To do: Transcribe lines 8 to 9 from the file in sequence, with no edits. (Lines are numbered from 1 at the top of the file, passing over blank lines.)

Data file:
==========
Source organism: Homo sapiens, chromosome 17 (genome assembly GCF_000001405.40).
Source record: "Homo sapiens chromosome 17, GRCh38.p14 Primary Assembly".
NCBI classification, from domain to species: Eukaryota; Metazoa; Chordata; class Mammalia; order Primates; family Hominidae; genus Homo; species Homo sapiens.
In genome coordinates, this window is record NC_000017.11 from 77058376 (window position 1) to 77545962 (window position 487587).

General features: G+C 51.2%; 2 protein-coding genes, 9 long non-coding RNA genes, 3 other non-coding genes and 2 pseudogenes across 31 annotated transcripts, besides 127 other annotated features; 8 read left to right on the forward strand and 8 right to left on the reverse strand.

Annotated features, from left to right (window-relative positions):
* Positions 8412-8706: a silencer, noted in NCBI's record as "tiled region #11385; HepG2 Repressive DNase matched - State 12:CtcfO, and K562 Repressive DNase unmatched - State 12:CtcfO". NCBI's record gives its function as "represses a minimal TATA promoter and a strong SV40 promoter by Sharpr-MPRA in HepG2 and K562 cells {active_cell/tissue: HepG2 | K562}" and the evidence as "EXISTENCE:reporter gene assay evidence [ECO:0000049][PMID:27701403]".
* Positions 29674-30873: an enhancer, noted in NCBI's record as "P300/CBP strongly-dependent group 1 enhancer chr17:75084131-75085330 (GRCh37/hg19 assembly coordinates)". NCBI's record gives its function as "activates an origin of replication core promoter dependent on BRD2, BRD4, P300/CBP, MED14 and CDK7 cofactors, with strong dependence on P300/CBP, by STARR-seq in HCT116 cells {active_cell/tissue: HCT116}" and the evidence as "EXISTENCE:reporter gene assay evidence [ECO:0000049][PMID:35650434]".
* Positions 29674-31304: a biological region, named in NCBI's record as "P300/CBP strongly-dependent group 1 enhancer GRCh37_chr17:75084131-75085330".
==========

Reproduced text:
* Positions 29674-30873: an enhancer, noted in NCBI's record as "P300/CBP strongly-dependent group 1 enhancer chr17:75084131-75085330 (GRCh37/hg19 assembly coordinates)". NCBI's record gives its function as "activates an origin of replication core promoter dependent on BRD2, BRD4, P300/CBP, MED14 and CDK7 cofactors, with strong dependence on P300/CBP, by STARR-seq in HCT116 cells {active_cell/tissue: HCT116}" and the evidence as "EXISTENCE:reporter gene assay evidence [ECO:0000049][PMID:35650434]".
* Positions 29674-31304: a biological region, named in NCBI's record as "P300/CBP strongly-dependent group 1 enhancer GRCh37_chr17:75084131-75085330".